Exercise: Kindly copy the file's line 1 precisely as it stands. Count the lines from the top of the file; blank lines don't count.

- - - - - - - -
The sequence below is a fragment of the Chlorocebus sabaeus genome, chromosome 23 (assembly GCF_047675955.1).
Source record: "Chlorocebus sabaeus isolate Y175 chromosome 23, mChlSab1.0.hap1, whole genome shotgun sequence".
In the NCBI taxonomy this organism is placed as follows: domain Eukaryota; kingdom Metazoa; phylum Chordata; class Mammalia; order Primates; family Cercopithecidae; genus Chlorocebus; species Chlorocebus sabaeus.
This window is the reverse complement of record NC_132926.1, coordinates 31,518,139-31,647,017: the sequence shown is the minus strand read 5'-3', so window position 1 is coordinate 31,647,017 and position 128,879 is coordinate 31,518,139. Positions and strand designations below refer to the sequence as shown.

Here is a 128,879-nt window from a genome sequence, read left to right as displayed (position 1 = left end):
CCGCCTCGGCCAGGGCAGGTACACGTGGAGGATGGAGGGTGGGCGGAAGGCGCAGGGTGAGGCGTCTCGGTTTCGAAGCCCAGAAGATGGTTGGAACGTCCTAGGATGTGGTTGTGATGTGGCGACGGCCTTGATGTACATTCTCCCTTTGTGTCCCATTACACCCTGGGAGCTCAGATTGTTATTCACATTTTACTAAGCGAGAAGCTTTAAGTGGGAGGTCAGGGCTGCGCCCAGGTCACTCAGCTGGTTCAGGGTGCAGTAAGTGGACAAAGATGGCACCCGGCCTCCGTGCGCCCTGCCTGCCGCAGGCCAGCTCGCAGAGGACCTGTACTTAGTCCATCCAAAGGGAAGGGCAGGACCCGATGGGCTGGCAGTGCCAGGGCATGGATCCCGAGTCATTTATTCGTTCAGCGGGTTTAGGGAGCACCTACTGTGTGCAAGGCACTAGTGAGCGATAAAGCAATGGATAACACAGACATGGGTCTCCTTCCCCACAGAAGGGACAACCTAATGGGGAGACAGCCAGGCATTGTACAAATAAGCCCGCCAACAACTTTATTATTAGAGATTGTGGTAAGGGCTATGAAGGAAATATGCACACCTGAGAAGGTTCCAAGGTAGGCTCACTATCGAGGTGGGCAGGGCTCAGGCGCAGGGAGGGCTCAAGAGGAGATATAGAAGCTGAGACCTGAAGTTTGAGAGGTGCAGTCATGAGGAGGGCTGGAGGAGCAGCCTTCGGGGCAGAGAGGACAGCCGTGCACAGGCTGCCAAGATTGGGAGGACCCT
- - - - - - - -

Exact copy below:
The sequence below is a fragment of the Chlorocebus sabaeus genome, chromosome 23 (assembly GCF_047675955.1).